The Panama weapons seizure happened last month, before I ended my hiatus, but let me offer these brief observations.
First, good for Panama. Second, North Korea still doesn’t care what the U.N. Security Council prohibits (surprise!). Third, neither does Cuba. Fourth, we’ll gauge whether the administration is serious about sanctions enforcement by whether it sanctions any North Korea, Cuban, or other entities under Executive Order 13,551, which would allow the blocking of the assets of any entities knowingly involved in the transaction that are in, or that ever enter, the United States or its banks. North Korea’s “palace” economy still uses the U.S. dollar more than any other currency, and all international dollar-denominated wire transfers have to move through U.S. financial institutions, where they could be blocked.
I’m skeptical of the explanation offered by Cuba and North Korea that these are merely obsolete weapons being sent to North Korea for repair, before being returned to Cuba. The only word of this I’ll concede is “obsolete,” although the SA-2 remains a dangerous weapon, and modernized variants of this system are still in use in many countries. North Korea still uses many SA-2s, and also operates many MiG-21s. North Korea continues to purchase used MiG-21s from other countries. Most recently, a Mongolian general was caught selling surplus MiG-21s to North Korea. Cuba’s air force is, on the average, slightly less obsolete than North Korea’s, but its inventory is shrinking. It makes sense that Cuba would have surplus to sell off. It does not make sense that Cuba would ship obsolete aircraft to and from North Korea, knowing that they’d be subject to seizure on the way there or on the way back. This is an unreasonable risk to take for the sake of a few old aircraft that were ready for the scrap heap, and which could have been repaired legally in dozens of other countries.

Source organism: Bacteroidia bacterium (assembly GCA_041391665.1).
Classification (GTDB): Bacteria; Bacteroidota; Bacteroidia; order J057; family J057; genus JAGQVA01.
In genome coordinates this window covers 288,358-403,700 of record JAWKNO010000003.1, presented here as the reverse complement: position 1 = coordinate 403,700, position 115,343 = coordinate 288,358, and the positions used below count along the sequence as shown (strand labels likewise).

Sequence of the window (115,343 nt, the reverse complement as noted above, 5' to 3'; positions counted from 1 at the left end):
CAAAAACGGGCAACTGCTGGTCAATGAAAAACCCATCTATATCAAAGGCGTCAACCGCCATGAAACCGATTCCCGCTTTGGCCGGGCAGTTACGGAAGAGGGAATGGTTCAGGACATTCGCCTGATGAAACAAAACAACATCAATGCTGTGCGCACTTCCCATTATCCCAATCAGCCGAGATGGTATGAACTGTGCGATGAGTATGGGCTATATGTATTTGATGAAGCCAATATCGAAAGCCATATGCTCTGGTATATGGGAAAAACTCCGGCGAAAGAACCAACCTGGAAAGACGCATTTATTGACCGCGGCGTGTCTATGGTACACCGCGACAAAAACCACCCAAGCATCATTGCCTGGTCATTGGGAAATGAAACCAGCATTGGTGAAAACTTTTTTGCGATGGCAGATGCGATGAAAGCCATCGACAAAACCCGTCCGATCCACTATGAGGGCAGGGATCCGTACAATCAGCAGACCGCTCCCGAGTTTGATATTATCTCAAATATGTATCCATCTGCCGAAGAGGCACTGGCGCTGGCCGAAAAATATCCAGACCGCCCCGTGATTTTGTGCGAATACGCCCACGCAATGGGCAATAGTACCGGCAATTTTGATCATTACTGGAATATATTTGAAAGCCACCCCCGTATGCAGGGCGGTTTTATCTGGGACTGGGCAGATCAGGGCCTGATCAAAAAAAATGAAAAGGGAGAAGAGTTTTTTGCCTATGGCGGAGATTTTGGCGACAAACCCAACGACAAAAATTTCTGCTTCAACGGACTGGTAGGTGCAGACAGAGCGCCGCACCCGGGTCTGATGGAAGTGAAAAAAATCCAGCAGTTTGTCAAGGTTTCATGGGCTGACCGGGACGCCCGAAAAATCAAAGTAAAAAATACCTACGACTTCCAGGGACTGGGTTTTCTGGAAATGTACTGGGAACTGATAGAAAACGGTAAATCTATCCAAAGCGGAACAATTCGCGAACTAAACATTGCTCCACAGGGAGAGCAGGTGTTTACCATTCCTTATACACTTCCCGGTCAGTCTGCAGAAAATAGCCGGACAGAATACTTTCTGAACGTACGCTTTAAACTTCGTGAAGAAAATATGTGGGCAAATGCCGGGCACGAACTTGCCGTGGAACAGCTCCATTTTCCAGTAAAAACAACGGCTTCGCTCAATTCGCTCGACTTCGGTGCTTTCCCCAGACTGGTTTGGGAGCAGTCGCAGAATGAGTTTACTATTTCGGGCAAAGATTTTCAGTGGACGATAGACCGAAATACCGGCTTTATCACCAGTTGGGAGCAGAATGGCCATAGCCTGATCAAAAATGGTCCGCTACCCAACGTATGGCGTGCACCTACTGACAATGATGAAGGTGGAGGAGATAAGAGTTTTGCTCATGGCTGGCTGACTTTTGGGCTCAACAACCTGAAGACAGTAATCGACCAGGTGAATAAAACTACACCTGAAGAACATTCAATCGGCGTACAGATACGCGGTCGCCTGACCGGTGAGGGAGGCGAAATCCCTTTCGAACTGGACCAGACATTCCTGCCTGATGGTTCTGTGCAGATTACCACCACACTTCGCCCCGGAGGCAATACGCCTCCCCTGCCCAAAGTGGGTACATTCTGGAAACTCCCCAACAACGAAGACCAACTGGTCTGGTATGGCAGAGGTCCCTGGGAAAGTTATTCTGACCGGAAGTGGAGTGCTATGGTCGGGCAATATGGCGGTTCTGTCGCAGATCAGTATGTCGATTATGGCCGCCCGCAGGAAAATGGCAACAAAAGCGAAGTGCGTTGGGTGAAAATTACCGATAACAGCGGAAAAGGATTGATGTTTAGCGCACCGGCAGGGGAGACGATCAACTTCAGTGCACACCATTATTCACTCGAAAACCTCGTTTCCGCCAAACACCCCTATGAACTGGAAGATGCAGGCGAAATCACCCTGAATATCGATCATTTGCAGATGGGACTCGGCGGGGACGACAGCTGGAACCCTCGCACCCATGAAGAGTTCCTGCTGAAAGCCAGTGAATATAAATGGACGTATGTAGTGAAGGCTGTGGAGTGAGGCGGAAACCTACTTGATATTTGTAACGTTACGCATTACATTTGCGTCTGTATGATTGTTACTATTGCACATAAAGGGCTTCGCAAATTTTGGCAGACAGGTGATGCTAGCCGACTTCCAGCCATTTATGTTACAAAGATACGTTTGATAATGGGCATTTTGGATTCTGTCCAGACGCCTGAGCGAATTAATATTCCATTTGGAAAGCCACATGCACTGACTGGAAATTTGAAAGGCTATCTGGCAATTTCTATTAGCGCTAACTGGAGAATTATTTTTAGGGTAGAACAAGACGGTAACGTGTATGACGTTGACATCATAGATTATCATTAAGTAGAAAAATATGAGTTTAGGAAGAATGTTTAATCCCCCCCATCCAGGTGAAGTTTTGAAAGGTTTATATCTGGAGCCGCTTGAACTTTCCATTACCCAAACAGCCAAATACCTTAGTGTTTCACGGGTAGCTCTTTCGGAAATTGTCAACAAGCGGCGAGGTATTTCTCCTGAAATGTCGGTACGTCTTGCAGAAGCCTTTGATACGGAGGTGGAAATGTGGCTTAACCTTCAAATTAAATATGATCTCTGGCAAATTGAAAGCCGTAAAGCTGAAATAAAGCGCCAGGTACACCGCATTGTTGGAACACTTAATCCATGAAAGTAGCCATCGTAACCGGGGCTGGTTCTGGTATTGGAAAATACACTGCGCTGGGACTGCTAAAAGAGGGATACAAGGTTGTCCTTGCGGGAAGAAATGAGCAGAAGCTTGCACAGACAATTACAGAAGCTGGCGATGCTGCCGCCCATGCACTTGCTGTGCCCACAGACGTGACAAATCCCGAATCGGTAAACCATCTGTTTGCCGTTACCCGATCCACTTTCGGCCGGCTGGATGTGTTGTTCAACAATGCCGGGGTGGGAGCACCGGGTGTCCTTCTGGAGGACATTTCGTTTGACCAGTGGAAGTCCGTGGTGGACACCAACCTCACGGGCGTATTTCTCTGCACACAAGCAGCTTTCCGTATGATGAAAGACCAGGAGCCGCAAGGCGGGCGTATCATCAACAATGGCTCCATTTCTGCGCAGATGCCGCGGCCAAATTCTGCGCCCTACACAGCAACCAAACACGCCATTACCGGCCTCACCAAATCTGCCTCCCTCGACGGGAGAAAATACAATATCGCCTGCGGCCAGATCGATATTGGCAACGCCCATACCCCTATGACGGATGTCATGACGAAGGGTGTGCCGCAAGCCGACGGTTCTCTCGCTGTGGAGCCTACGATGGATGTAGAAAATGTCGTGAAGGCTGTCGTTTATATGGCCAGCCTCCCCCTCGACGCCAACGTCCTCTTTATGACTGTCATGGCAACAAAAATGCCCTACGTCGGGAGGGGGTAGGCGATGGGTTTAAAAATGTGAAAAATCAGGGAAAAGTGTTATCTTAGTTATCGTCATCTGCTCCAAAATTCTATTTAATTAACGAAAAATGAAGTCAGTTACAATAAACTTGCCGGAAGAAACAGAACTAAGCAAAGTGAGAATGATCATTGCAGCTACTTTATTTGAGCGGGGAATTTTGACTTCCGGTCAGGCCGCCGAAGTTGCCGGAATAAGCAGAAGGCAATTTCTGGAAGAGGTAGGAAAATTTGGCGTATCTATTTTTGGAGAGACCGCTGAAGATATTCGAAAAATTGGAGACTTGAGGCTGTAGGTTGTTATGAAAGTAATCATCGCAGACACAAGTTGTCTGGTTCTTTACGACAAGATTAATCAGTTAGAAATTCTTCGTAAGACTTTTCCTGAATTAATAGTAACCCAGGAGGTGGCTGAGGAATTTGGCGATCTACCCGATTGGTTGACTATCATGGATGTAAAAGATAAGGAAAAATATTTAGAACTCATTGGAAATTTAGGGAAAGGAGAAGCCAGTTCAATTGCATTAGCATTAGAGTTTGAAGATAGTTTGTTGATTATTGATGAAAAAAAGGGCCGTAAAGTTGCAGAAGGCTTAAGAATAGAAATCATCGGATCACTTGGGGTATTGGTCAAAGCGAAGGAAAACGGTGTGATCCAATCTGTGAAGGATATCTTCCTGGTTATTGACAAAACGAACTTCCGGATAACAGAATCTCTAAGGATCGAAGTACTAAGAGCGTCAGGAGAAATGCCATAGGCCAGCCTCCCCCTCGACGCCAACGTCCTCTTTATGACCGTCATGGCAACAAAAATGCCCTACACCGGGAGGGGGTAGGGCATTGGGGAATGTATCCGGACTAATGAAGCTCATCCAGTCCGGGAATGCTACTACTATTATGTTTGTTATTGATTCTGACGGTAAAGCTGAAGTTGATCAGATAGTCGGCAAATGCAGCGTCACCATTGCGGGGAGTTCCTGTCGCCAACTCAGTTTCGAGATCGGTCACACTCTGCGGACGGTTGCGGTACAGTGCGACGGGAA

North Korea and Cuba offer the “repair” story as if it acquits them of, or mitigates, their guilt for violating UNSC resolutions. They should have read paragraph 8(a)(i) of this resolution, and paragraph 7 of this one. Of course, if they had nothing to hide, why did they conceal the cargo, and why didn’t they notify the U.N. 1718 Committee of the shipment? (Because they had something to hide, silly.)
Next, look at the compressor blades on this MiG-21 engine:
They’re freshly painted. They look like they’ve already been refurbished.
Finally, the shipment contained other weapons, including rocket-propelled grenades, that almost certainly weren’t being refurbished.
What this looks like is a purchase by North Korea from Cuba of weapons and sugar. But give the North Koreans credit where it’s due–for once, they’re importing something edible with their weapons for a change, although the U.N. Food and Agricultural Organization helpfully informs us that the North Koreans’ priorities still haven’t shifted enough to feed their people. Maybe someone can write a post on 38 North explaining why this is the first sign of a reformist trend.
Of course, we can’t discount the possibility that the North Korean ship might have stopped in several other countries to deliver portions of its cargo to third-country customers. This would be par for the course for a North Korean ship, particularly one like this with a short range.
But to me, the most interesting thing about this shipment is “the millions of bees swarming around the sugar,” which have stung several of the Panamanians searching the ship. Where have we seen this before?